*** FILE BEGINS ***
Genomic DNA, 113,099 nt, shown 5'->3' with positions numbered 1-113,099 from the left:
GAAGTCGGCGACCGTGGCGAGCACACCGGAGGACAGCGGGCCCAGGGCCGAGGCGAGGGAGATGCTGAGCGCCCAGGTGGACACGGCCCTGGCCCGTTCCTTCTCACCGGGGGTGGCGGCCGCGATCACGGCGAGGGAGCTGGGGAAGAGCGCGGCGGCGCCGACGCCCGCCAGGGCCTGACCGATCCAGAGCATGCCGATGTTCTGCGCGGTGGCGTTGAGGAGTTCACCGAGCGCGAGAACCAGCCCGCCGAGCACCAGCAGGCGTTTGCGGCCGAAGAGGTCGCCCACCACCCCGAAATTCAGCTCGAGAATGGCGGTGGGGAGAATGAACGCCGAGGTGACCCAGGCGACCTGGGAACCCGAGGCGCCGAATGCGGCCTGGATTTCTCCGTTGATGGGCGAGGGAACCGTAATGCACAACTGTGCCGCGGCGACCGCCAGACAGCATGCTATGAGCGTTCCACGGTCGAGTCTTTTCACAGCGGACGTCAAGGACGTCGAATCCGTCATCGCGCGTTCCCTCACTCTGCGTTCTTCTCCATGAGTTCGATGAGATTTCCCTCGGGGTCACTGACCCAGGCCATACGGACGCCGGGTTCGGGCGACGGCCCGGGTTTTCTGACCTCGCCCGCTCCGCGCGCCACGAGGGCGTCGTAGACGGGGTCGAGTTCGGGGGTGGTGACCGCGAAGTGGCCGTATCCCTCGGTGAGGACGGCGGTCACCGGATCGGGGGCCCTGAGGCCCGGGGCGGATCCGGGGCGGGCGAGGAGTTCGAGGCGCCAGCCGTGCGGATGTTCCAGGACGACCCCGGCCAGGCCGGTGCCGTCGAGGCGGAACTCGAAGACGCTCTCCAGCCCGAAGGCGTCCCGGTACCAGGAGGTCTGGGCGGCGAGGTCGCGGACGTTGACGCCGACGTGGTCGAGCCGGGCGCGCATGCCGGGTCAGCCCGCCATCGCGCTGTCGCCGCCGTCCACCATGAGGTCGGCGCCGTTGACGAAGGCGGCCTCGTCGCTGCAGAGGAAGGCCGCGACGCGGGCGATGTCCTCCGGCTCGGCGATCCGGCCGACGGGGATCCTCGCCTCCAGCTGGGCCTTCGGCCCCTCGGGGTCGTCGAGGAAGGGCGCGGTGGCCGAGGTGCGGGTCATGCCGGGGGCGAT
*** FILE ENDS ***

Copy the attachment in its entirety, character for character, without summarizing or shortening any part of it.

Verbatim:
Genomic DNA, 113,099 nt, shown 5'->3' with positions numbered 1-113,099 from the left:
GAAGTCGGCGACCGTGGCGAGCACACCGGAGGACAGCGGGCCCAGGGCCGAGGCGAGGGAGATGCTGAGCGCCCAGGTGGACACGGCCCTGGCCCGTTCCTTCTCACCGGGGGTGGCGGCCGCGATCACGGCGAGGGAGCTGGGGAAGAGCGCGGCGGCGCCGACGCCCGCCAGGGCCTGACCGATCCAGAGCATGCCGATGTTCTGCGCGGTGGCGTTGAGGAGTTCACCGAGCGCGAGAACCAGCCCGCCGAGCACCAGCAGGCGTTTGCGGCCGAAGAGGTCGCCCACCACCCCGAAATTCAGCTCGAGAATGGCGGTGGGGAGAATGAACGCCGAGGTGACCCAGGCGACCTGGGAACCCGAGGCGCCGAATGCGGCCTGGATTTCTCCGTTGATGGGCGAGGGAACCGTAATGCACAACTGTGCCGCGGCGACCGCCAGACAGCATGCTATGAGCGTTCCACGGTCGAGTCTTTTCACAGCGGACGTCAAGGACGTCGAATCCGTCATCGCGCGTTCCCTCACTCTGCGTTCTTCTCCATGAGTTCGATGAGATTTCCCTCGGGGTCACTGACCCAGGCCATACGGACGCCGGGTTCGGGCGACGGCCCGGGTTTTCTGACCTCGCCCGCTCCGCGCGCCACGAGGGCGTCGTAGACGGGGTCGAGTTCGGGGGTGGTGACCGCGAAGTGGCCGTATCCCTCGGTGAGGACGGCGGTCACCGGATCGGGGGCCCTGAGGCCCGGGGCGGATCCGGGGCGGGCGAGGAGTTCGAGGCGCCAGCCGTGCGGATGTTCCAGGACGACCCCGGCCAGGCCGGTGCCGTCGAGGCGGAACTCGAAGACGCTCTCCAGCCCGAAGGCGTCCCGGTACCAGGAGGTCTGGGCGGCGAGGTCGCGGACGTTGACGCCGACGTGGTCGAGCCGGGCGCGCATGCCGGGTCAGCCCGCCATCGCGCTGTCGCCGCCGTCCACCATGAGGTCGGCGCCGTTGACGAAGGCGGCCTCGTCGCTGCAGAGGAAGGCCGCGACGCGGGCGATGTCCTCCGGCTCGGCGATCCGGCCGACGGGGATCCTCGCCTCCAGCTGGGCCTTCGGCCCCTCGGGGTCGTCGAGGAAGGGCGCGGTGGCCGAGGTGCGGGTCATGCCGGGGGCGAT